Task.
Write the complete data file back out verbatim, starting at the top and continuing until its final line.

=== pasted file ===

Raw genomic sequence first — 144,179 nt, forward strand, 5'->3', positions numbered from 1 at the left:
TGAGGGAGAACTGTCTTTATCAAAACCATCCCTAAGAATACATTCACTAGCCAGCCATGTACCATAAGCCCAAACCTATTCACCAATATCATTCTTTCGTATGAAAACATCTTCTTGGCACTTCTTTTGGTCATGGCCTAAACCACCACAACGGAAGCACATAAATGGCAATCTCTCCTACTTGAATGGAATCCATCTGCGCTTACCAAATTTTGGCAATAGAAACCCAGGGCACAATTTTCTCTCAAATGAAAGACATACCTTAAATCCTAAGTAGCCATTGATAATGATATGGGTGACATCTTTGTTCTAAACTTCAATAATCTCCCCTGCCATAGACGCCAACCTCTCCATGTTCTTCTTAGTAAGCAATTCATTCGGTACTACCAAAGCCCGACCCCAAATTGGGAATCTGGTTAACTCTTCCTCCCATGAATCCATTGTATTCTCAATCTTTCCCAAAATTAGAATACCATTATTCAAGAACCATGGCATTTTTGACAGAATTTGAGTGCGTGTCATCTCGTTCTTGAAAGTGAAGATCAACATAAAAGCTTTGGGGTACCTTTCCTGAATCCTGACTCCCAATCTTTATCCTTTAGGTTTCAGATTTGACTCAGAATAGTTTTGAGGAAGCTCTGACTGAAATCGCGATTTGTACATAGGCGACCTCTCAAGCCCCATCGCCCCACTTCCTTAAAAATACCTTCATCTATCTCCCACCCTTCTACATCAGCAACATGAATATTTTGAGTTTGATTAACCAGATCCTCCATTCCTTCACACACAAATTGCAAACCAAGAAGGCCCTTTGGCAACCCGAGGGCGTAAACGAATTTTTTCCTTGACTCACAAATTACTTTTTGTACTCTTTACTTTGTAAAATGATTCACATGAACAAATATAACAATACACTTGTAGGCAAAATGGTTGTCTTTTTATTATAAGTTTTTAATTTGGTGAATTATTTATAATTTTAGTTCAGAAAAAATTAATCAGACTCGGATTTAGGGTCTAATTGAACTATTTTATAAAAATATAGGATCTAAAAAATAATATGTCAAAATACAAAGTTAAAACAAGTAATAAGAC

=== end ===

Raw genomic sequence first — 144,179 nt, forward strand, 5'->3', positions numbered from 1 at the left:
TGAGGGAGAACTGTCTTTATCAAAACCATCCCTAAGAATACATTCACTAGCCAGCCATGTACCATAAGCCCAAACCTATTCACCAATATCATTCTTTCGTATGAAAACATCTTCTTGGCACTTCTTTTGGTCATGGCCTAAACCACCACAACGGAAGCACATAAATGGCAATCTCTCCTACTTGAATGGAATCCATCTGCGCTTACCAAATTTTGGCAATAGAAACCCAGGGCACAATTTTCTCTCAAATGAAAGACATACCTTAAATCCTAAGTAGCCATTGATAATGATATGGGTGACATCTTTGTTCTAAACTTCAATAATCTCCCCTGCCATAGACGCCAACCTCTCCATGTTCTTCTTAGTAAGCAATTCATTCGGTACTACCAAAGCCCGACCCCAAATTGGGAATCTGGTTAACTCTTCCTCCCATGAATCCATTGTATTCTCAATCTTTCCCAAAATTAGAATACCATTATTCAAGAACCATGGCATTTTTGACAGAATTTGAGTGCGTGTCATCTCGTTCTTGAAAGTGAAGATCAACATAAAAGCTTTGGGGTACCTTTCCTGAATCCTGACTCCCAATCTTTATCCTTTAGGTTTCAGATTTGACTCAGAATAGTTTTGAGGAAGCTCTGACTGAAATCGCGATTTGTACATAGGCGACCTCTCAAGCCCCATCGCCCCACTTCCTTAAAAATACCTTCATCTATCTCCCACCCTTCTACATCAGCAACATGAATATTTTGAGTTTGATTAACCAGATCCTCCATTCCTTCACACACAAATTGCAAACCAAGAAGGCCCTTTGGCAACCCGAGGGCGTAAACGAATTTTTTCCTTGACTCACAAATTACTTTTTGTACTCTTTACTTTGTAAAATGATTCACATGAACAAATATAACAATACACTTGTAGGCAAAATGGTTGTCTTTTTATTATAAGTTTTTAATTTGGTGAATTATTTATAATTTTAGTTCAGAAAAAATTAATCAGACTCGGATTTAGGGTCTAATTGAACTATTTTATAAAAATATAGGATCTAAAAAATAATATGTCAAAATACAAAGTTAAAACAAGTAATAAGAC